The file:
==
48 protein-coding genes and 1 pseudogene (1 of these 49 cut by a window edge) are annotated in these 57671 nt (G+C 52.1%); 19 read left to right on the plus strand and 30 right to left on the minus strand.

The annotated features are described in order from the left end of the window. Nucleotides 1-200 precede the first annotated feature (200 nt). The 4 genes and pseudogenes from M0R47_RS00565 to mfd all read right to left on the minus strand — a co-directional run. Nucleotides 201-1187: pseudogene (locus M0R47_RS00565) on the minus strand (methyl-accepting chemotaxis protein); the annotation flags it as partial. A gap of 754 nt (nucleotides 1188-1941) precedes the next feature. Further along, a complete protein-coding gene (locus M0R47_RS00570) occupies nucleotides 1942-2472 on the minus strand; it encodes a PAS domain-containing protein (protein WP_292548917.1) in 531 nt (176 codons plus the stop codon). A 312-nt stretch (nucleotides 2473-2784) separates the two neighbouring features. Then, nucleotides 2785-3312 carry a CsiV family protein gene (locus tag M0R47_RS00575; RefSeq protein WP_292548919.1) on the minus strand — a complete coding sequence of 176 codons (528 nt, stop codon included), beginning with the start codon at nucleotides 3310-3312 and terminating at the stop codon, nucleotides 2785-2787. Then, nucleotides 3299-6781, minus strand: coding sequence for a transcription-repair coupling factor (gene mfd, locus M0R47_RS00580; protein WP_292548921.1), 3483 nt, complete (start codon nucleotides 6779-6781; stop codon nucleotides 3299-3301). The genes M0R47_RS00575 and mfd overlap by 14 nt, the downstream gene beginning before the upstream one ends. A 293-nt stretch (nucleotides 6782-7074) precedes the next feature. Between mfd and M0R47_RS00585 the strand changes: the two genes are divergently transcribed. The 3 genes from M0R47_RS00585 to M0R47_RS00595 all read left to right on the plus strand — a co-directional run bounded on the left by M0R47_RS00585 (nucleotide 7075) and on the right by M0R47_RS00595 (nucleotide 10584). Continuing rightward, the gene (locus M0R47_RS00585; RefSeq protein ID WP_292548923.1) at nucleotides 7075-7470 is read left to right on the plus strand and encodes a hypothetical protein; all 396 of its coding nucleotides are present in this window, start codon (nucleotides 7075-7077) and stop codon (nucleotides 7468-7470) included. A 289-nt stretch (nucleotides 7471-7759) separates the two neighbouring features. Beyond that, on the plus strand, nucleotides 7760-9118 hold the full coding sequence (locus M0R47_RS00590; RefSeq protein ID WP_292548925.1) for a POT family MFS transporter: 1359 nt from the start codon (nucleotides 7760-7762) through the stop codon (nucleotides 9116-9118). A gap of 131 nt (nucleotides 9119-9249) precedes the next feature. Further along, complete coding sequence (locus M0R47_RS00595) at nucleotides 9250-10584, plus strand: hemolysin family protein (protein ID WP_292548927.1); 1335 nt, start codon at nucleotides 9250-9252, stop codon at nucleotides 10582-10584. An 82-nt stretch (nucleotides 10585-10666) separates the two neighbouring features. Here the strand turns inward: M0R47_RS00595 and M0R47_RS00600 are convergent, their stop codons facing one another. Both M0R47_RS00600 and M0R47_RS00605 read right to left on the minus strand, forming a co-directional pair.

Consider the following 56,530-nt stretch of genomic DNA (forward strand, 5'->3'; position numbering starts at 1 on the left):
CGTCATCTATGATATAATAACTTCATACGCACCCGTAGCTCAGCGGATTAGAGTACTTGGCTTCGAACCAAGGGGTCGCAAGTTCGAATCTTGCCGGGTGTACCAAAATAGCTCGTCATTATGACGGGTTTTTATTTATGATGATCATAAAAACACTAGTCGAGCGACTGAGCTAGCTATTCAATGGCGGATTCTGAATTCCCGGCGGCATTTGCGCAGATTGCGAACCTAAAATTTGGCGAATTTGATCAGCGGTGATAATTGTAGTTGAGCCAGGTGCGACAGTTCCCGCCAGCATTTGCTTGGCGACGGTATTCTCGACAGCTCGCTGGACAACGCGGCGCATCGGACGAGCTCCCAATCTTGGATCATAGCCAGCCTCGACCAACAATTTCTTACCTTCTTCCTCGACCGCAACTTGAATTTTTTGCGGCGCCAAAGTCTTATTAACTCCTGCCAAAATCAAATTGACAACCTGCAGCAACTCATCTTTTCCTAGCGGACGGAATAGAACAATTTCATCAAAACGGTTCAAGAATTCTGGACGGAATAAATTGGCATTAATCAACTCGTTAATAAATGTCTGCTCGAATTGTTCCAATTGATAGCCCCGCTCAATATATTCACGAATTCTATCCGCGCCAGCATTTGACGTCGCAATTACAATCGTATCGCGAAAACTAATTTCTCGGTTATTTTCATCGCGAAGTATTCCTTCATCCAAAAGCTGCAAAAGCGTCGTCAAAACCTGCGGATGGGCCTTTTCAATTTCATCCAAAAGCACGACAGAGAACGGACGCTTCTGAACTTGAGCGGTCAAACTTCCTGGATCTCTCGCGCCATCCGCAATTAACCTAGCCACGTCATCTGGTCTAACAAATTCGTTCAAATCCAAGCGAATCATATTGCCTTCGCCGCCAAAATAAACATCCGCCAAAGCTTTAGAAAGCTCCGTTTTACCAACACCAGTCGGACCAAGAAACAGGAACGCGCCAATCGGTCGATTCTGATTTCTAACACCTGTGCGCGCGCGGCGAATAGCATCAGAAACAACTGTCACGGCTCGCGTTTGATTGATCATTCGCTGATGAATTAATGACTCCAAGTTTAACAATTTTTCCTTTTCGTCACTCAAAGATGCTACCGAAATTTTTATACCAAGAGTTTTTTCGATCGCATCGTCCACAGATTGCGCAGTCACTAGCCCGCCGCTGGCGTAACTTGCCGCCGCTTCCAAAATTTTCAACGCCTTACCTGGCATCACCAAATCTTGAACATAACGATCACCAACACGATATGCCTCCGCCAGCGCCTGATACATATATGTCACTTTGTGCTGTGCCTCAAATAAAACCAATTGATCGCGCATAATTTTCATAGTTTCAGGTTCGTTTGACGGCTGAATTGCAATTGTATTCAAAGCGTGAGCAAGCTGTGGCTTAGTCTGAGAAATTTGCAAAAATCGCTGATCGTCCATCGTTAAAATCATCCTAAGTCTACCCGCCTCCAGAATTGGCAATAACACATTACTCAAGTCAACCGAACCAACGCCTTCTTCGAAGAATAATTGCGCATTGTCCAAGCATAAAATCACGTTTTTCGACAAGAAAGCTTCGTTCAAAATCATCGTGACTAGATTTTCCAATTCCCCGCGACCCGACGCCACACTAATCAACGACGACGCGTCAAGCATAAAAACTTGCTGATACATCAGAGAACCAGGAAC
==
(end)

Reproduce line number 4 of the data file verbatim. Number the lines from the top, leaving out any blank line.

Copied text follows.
CGTCATCTATGATATAATAACTTCATACGCACCCGTAGCTCAGCGGATTAGAGTACTTGGCTTCGAACCAAGGGGTCGCAAGTTCGAATCTTGCCGGGTGTACCAAAATAGCTCGTCATTATGACGGGTTTTTATTTATGATGATCATAAAAACACTAGTCGAGCGACTGAGCTAGCTATTCAATGGCGGATTCTGAATTCCCGGCGGCATTTGCGCAGATTGCGAACCTAAAATTTGGCGAATTTGATCAGCGGTGATAATTGTAGTTGAGCCAGGTGCGACAGTTCCCGCCAGCATTTGCTTGGCGACGGTATTCTCGACAGCTCGCTGGACAACGCGGCGCATCGGACGAGCTCCCAATCTTGGATCATAGCCAGCCTCGACCAACAATTTCTTACCTTCTTCCTCGACCGCAACTTGAATTTTTTGCGGCGCCAAAGTCTTATTAACTCCTGCCAAAATCAAATTGACAACCTGCAGCAACTCATCTTTTCCTAGCGGACGGAATAGAACAATTTCATCAAAACGGTTCAAGAATTCTGGACGGAATAAATTGGCATTAATCAACTCGTTAATAAATGTCTGCTCGAATTGTTCCAATTGATAGCCCCGCTCAATATATTCACGAATTCTATCCGCGCCAGCATTTGACGTCGCAATTACAATCGTATCGCGAAAACTAATTTCTCGGTTATTTTCATCGCGAAGTATTCCTTCATCCAAAAGCTGCAAAAGCGTCGTCAAAACCTGCGGATGGGCCTTTTCAATTTCATCCAAAAGCACGACAGAGAACGGACGCTTCTGAACTTGAGCGGTCAAACTTCCTGGATCTCTCGCGCCATCCGCAATTAACCTAGCCACGTCATCTGGTCTAACAAATTCGTTCAAATCCAAGCGAATCATATTGCCTTCGCCGCCAAAATAAACATCCGCCAAAGCTTTAGAAAGCTCCGTTTTACCAACACCAGTCGGACCAAGAAACAGGAACGCGCCAATCGGTCGATTCTGATTTCTAACACCTGTGCGCGCGCGGCGAATAGCATCAGAAACAACTGTCACGGCTCGCGTTTGATTGATCATTCGCTGATGAATTAATGACTCCAAGTTTAACAATTTTTCCTTTTCGTCACTCAAAGATGCTACCGAAATTTTTATACCAAGAGTTTTTTCGATCGCATCGTCCACAGATTGCGCAGTCACTAGCCCGCCGCTGGCGTAACTTGCCGCCGCTTCCAAAATTTTCAACGCCTTACCTGGCATCACCAAATCTTGAACATAACGATCACCAACACGATATGCCTCCGCCAGCGCCTGATACATATATGTCACTTTGTGCTGTGCCTCAAATAAAACCAATTGATCGCGCATAATTTTCATAGTTTCAGGTTCGTTTGACGGCTGAATTGCAATTGTATTCAAAGCGTGAGCAAGCTGTGGCTTAGTCTGAGAAATTTGCAAAAATCGCTGATCGTCCATCGTTAAAATCATCCTAAGTCTACCCGCCTCCAGAATTGGCAATAACACATTACTCAAGTCAACCGAACCAACGCCTTCTTCGAAGAATAATTGCGCATTGTCCAAGCATAAAATCACGTTTTTCGACAAGAAAGCTTCGTTCAAAATCATCGTGACTAGATTTTCCAATTCCCCGCGACCCGACGCCACACTAATCAACGACGACGCGTCAAGCATAAAAACTTGCTGATACATCAGAGAACCAGGAAC